Thursday, May 26, 2016

Game of the Day (5/26/91)

Yankees 2, Orioles 1 (11). Baltimore's Jose Mesa was relatively young and on his way to a fairly undistinguished starting stint that gave way to a lengthy and productive career in relief. New York's Chuck Cary was several years older; he had debuted in relief and pitched fairly well, but was now suffering through a fairly undistinguished starting stint that would shortly give way to retirement.

Mesa worked a perfect top of the first. Cary's opener was a bit more eventful, as Billy Ripken doubled and moved to third on a passed ball. Cal Ripken then grounded to the mound, with his younger brother getting caught too far off of third and thrown out; the elder Ripken would advance to second in the ensuing rundown, but was left there when Randy Milligan struck out.

Kevin Maas and Mel Hall both singled to open the second, but a flyout and and a double play brought the frame to a scoreless conclusion. Baltimore also managed a pair of hits in the bottom of the inning, but Tim Hulett's double play ball came after Dwight Evans singled and before David Segui doubled, so the Birds remained in shutout territory as well. Two out singles from Roberto Kelly and Steve Sax put another Yankee in scoring position in the top of the third, but Don Mattingly flied out to strand them, and the Orioles opened the scoring in the bottom of the inning. The Ripkens began the rally with back-to-back two-out hits, and Milligan walked to load the bases. Evans followed with an infield single that scored Billy Ripken with the game's first run.

Both starters were perfect in the fourth, and both had moderate amounts of trouble in the fifth; Mesa walked Hensley Meulens and allowed a single to Kelly, while Cary gave up a leadoff double to Mike Devereaux, saw a groundout move him to third, and intentionally walked Ripken the Elder before Milligan hit into a double play. Maas singled and Evans walked in the sixth, and they were the only players to reach in their respective halves of the inning.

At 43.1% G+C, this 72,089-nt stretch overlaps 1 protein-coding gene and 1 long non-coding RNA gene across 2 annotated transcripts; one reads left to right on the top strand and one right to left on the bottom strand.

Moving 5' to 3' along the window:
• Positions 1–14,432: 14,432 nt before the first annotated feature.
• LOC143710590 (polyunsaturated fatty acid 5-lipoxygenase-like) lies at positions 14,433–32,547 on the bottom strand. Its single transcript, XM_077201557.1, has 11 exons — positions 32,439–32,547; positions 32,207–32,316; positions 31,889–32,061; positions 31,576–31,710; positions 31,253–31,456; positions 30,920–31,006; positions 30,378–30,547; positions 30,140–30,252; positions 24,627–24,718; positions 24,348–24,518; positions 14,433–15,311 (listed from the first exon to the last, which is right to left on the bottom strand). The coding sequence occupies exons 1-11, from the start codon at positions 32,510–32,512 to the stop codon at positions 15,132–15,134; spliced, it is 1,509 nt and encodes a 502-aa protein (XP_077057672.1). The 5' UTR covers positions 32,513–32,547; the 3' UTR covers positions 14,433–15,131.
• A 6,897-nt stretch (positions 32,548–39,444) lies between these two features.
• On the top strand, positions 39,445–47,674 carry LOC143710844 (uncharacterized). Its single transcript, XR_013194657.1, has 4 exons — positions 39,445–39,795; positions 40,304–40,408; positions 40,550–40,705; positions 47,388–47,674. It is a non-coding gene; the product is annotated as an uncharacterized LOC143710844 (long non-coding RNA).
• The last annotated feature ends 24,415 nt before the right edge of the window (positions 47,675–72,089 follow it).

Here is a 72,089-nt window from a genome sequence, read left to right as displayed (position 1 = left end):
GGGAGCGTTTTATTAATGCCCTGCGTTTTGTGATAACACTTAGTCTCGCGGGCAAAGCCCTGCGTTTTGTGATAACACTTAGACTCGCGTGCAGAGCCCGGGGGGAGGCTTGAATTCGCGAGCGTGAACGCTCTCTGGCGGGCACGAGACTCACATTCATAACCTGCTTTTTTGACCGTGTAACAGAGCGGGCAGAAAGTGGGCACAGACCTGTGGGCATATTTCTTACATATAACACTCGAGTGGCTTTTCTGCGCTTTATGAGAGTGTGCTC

Mesa worked a 1-2-3 top of the seventh; Eric Plunk relieved Cary in the bottom of the inning and duplicated Mesa's result. Gregg Olson took the mound in the eighth and worked around a Mattingly single, while Plunk set the O's down in order again.

In the ninth, Olson remained on the mound to attempt the two-inning save. The attempt lasted for a grand total of three pitches, the last of which was whacked over the right-center field fence by Hall for a game-tying home run. Olson then allowed a single to Matt Nokes and walked pinch hitter Jesse Barfield before recovering to end the inning. Plunk and Steve Howe combined on a scoreless bottom half (with Brady Anderson's single against Howe making him the only baserunner), and the game moved into extra innings tied at 1.

Olson was pulled after walking Mattingly with one out in the tenth. Maas greeted Mike Flanagan with a single, but Flanagan retired the next two hitters to leave the go-ahead run in scoring position. Baltimore wasted their own opportunity in the bottom of the tenth, as a Devereaux single, two runner-advancing outs, and two walks (one intentional) combined to load the bases with two away. Hulett then flied out to strand all three men.

Bob Geren led off the eleventh with a single, and one out later, Flanagan balked him to second. Kelly then doubled, scoring Geren with the go-ahead run. Greg Cadaret worked the bottom of the inning, walking Anderson but keeping the bases free of Orioles apart from that, and the game was over.

The Yankees and Orioles were not good teams in 1991; they would end the season in 5th and 6th places in the AL East, losing 91 and 95 games, respectively. Which generally explains not just how we got a pitching matchup of Chuck Cary and Jose Mesa, but how it turned into a pitcher's duel. And yet, from the early escape artistry of both starters to the game-tying homer from Mel Hall to the eleventh-inning balk that moved the eventual winning run into scoring position, these two bad teams managed to produce a closely-contested, entertaining baseball game. Which... isn't even uncommon, really, and that's why even the bad teams play all 162 games.

No comments:

Post a Comment